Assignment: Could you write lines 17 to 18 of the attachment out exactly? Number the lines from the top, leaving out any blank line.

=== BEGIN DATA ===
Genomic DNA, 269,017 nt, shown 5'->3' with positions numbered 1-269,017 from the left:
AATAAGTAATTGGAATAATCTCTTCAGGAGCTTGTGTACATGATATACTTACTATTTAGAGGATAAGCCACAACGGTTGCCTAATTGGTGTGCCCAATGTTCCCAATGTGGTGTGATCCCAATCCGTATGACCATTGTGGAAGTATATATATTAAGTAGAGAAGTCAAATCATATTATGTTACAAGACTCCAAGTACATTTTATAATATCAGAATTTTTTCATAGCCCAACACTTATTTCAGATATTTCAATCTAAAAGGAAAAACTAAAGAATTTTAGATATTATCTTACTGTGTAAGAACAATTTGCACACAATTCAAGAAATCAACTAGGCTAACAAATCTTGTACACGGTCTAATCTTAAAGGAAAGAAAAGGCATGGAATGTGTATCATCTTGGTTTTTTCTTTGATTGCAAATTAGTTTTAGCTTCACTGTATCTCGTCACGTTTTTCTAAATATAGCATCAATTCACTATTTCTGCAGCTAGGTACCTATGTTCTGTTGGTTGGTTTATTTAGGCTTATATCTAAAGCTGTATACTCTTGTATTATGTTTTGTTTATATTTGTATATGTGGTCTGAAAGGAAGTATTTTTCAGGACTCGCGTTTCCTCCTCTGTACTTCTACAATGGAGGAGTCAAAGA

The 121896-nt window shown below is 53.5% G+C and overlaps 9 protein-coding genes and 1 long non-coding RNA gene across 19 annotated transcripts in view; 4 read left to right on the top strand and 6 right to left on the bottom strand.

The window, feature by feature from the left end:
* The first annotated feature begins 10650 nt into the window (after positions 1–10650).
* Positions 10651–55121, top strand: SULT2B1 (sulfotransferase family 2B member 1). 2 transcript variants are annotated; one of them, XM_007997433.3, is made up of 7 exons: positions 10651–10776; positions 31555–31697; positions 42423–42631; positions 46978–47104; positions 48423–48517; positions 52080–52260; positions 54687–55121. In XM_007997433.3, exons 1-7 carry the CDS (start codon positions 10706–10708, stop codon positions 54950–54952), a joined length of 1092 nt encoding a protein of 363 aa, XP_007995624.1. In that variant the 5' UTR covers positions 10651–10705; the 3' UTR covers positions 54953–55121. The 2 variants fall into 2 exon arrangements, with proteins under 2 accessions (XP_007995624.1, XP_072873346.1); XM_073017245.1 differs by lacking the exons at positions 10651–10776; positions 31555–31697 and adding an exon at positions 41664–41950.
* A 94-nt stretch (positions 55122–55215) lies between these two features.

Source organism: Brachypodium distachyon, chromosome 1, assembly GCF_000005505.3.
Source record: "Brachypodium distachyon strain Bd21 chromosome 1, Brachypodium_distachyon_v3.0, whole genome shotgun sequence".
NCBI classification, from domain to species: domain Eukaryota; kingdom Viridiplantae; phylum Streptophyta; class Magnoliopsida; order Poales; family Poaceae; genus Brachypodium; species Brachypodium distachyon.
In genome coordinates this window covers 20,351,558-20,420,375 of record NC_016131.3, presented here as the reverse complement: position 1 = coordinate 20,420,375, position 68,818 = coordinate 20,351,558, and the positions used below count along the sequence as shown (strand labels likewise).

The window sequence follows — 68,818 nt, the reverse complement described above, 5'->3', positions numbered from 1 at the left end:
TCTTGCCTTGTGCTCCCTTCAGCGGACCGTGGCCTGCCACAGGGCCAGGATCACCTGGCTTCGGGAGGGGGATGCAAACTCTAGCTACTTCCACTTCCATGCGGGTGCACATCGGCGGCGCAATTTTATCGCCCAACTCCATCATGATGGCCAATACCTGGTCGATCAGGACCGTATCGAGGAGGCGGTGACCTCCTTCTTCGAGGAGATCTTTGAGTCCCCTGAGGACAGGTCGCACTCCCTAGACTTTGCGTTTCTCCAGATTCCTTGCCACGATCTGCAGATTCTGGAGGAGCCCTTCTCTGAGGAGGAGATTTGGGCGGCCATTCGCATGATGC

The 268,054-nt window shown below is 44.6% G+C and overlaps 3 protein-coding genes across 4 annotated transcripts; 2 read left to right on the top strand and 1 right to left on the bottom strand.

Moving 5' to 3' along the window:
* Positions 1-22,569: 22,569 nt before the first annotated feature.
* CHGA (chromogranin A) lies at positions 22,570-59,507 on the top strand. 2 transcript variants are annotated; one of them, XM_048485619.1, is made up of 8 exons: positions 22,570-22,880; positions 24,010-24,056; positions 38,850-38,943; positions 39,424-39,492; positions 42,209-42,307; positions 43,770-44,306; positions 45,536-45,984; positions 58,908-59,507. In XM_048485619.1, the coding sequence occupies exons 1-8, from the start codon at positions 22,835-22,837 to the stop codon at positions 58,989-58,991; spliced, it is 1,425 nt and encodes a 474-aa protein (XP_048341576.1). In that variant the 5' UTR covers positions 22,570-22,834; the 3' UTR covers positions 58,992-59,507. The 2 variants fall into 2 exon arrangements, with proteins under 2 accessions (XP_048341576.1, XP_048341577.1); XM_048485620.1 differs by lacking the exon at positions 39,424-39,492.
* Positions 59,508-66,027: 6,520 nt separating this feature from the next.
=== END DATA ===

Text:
* CHGA (chromogranin A) lies at positions 22,570-59,507 on the top strand. 2 transcript variants are annotated; one of them, XM_048485619.1, is made up of 8 exons: positions 22,570-22,880; positions 24,010-24,056; positions 38,850-38,943; positions 39,424-39,492; positions 42,209-42,307; positions 43,770-44,306; positions 45,536-45,984; positions 58,908-59,507. In XM_048485619.1, the coding sequence occupies exons 1-8, from the start codon at positions 22,835-22,837 to the stop codon at positions 58,989-58,991; spliced, it is 1,425 nt and encodes a 474-aa protein (XP_048341576.1). In that variant the 5' UTR covers positions 22,570-22,834; the 3' UTR covers positions 58,992-59,507. The 2 variants fall into 2 exon arrangements, with proteins under 2 accessions (XP_048341576.1, XP_048341577.1); XM_048485620.1 differs by lacking the exon at positions 39,424-39,492.
* Positions 59,508-66,027: 6,520 nt separating this feature from the next.